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Averitt Center marks 10th year

Arts center to celebrate with '10 Days Marking 10 Years'

Averitt Center marks 10th year

Averitt Center marks 10th year


The Averitt Center for the Arts is celebrating its 10th season of bringing the arts to the people of Statesboro and the surrounding area and bringing the people of Statesboro and the surrounding area into the arts.
In terms of performances, the Averitt Center started ambitiously. The inaugural 2004-05 season brought a grand-opening night of music headlined by Broadway singer and actress Christine Andreas in the center’s Emma Kelly Theater, a main gallery exhibition by Savannah visual artist Lori Robinson, and a local production of the musical “Radio Days” staged while Statesboro and Georgia Southern University were hosting the Governor’s Conference on Tourism.
“We really started with a bang,” recalls Tim Chapman, the Averitt Center’s executive director.
For the 10th anniversary, the Statesboro Arts Council asked the staff to plan events that reflect what the Averitt Center has done during the past decade. The resulting “10 Days Marking 10 Years” will begin with the 2013 Legend in the Arts ceremony at 5:30 p.m. Thursday and extend through Sept.21. The schedule includes a literary event, musical productions, a film, a two-night run of locally produced musical theater and lessons in visual arts and dance.
Several elements of the anniversary series — visual arts, music, professional artists and local amateurs — were also present in the opening season. But the lessons and additional opportunities for local people to get involved as more than audience members reflect an unexpected shift in direction that Chapman and others observe has occurred during the decade.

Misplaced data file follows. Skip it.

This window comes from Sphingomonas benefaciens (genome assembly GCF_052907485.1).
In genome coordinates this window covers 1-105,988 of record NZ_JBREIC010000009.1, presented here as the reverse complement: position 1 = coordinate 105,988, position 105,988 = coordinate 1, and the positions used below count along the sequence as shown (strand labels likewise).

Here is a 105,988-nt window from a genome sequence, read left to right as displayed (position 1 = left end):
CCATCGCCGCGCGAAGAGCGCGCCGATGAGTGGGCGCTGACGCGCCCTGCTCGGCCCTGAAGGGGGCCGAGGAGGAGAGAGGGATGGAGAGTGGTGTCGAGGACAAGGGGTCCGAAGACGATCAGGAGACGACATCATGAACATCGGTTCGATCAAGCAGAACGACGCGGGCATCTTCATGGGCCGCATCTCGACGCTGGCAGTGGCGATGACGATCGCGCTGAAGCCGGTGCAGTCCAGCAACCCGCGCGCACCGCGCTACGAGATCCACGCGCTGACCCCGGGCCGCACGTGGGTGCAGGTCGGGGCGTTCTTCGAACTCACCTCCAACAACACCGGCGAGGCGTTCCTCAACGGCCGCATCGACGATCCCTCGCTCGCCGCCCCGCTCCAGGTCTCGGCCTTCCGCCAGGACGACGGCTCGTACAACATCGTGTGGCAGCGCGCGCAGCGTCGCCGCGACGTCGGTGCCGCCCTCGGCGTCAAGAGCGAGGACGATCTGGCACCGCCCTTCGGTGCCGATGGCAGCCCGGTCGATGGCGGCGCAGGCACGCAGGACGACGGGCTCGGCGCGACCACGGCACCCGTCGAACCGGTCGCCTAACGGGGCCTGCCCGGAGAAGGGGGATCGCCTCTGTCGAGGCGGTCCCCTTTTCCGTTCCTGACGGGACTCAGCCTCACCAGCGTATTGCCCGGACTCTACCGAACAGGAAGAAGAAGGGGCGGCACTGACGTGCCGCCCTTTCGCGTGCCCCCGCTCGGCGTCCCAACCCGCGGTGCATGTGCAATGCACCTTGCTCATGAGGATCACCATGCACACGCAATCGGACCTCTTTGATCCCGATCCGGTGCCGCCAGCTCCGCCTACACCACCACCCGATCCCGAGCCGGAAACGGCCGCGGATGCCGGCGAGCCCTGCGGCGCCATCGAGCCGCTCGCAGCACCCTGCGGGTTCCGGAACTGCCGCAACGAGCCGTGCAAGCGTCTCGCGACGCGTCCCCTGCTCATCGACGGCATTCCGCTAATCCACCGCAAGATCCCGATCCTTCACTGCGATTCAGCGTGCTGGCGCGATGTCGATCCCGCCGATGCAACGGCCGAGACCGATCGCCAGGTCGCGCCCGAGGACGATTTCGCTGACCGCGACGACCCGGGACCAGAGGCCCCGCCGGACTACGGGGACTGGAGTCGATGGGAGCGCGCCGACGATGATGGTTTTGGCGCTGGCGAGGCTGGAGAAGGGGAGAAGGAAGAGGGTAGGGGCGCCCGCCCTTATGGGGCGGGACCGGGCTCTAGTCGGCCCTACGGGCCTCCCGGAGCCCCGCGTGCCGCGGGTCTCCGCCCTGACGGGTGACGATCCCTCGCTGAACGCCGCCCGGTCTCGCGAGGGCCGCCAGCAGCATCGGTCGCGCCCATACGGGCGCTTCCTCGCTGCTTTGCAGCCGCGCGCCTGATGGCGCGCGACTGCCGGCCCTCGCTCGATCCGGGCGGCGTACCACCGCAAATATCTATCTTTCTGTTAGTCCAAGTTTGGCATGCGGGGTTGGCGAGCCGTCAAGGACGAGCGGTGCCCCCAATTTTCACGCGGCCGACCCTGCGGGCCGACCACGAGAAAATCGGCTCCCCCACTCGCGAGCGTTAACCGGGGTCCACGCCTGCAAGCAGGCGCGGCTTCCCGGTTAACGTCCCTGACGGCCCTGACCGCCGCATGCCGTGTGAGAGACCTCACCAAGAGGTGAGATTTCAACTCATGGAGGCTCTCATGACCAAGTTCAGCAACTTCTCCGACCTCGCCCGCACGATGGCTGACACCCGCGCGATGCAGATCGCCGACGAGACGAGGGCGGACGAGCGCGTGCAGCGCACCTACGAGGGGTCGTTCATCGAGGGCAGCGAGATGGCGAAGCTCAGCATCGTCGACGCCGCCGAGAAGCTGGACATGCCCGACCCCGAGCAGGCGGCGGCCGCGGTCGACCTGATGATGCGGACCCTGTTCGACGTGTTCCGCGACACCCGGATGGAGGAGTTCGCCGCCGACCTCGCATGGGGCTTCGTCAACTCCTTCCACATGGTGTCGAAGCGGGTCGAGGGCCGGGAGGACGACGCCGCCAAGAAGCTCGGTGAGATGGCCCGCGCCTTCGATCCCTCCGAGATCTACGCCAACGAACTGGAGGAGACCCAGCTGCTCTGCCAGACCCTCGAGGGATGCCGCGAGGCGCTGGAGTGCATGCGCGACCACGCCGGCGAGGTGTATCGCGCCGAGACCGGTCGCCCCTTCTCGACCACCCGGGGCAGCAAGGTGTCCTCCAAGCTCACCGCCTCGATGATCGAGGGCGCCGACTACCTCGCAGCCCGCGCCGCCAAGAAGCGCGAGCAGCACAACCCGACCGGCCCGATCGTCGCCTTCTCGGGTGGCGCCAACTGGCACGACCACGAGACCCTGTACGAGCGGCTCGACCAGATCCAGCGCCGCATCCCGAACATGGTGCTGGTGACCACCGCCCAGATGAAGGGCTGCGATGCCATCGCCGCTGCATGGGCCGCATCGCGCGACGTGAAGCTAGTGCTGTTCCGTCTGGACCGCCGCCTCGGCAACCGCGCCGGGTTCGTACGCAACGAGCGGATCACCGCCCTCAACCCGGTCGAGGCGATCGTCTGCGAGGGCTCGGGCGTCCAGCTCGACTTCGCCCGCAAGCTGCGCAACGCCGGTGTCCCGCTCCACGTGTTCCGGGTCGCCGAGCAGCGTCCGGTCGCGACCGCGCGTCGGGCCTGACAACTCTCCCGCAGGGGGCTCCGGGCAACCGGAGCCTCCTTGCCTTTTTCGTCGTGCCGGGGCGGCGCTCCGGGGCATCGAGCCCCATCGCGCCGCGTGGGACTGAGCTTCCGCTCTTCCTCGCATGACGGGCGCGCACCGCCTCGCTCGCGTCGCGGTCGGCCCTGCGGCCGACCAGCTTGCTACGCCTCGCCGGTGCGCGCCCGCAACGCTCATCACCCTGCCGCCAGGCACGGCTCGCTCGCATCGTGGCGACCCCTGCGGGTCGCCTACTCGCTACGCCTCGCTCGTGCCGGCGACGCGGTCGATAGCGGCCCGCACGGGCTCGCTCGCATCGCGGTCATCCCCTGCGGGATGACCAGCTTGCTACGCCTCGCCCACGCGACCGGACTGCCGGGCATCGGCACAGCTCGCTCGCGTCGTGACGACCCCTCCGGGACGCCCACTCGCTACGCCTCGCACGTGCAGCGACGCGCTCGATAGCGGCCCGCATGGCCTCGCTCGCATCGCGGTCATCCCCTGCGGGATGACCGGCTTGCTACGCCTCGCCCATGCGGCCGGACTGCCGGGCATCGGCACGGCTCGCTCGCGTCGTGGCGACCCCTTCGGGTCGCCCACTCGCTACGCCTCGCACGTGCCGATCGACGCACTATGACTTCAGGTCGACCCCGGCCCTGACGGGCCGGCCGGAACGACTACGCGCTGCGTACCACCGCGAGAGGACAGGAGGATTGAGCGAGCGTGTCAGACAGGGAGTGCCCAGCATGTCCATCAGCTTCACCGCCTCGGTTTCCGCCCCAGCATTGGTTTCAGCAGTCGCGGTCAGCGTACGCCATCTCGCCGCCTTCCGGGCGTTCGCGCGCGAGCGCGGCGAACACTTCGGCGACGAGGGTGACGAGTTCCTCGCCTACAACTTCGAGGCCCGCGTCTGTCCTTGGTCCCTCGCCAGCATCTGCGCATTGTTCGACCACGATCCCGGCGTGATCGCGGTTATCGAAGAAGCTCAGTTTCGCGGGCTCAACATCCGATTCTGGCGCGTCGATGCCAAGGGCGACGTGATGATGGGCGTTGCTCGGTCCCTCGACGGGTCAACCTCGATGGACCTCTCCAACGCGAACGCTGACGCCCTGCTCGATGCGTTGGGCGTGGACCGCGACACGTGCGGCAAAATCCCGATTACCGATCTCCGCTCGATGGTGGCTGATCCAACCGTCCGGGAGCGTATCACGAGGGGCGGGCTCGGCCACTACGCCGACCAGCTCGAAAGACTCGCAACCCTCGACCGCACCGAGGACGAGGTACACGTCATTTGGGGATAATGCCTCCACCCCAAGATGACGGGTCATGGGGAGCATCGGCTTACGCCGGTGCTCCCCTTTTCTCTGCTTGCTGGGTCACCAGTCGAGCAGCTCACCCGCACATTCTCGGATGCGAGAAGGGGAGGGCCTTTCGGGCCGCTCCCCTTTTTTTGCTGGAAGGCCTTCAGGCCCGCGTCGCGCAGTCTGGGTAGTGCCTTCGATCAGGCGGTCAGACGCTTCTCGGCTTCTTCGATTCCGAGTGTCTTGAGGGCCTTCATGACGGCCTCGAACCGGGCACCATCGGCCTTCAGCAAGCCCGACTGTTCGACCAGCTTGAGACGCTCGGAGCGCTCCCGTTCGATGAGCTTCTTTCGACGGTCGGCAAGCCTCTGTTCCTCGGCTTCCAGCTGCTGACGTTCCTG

At first, the Averitt Center’s leaders saw their core mission as bringing visual and performing arts to Statesboro. Now the spotlight has shifted to bringing local people into the arts.
“What we thought we would be doing in the very beginning, what is considered now our core product, really will become more of a secondary product for us in the future,” Chapman said. “And our core product will be more grassroots programs that allow youth and adults to pursue arts-related and skill-based training.”
Tony Phillips certainly has experience on the performance side. Before starting his current job as the center’s program director four years ago, he served in other capacities, such as a ballroom dance instructor and area coordinator of the Grassroots Arts program. Meanwhile, Phillips directed musicals both under the Averitt’s auspices and in independent productions.
But now Phillips, the director responsible for some of the Emma Kelly Theater’s popular shows, such as “The Sound of Music” circa 2007, “Oklahoma” around 2008 and “White Christmas” in 2010, refers to the center’s ongoing programs for children and teens as his “fabulous five.”
These include the Statesboro Youth Ballet, Youth Chorale, Youth Theater and Youth Visual Arts, plus an after-school program. Together, these programs currently enroll 211 youths ages 2-18.
Now in its third year, the after-school program, Art After Hours, exposes first- through eighth-grade students to theater, visual art, chorale and ballet, while also providing homework time and other activities. Currently, 31 students participate.
The National Endowment for the Arts recently recognized the Averitt Center with a $10,000 grant, to be awarded this fall for its youth programs. NEA officials contacted the center about the invitational award after seeing information online about the local programs online, Chapman said.
Chapman and Phillips aren’t saying that performances will be less important in the future, only that instructional programs and local involvement are growing in importance.
“We will always bring in outside artists to either exhibit their work or showcase their work on stage,” Chapman said. “That will always be a part of what we do. But right now we are really focusing on our grassroots efforts to create arts within our community.”

Local commitment
From the outset, the Averitt Center has represented an essentially local commitment to the arts. Bulloch County taxpayers approved a Special Purpose Local Option Sales Tax including $750,000 for an arts center in 1997. A second five-year SPLOST approved in 2002 included $1.3 million for the center.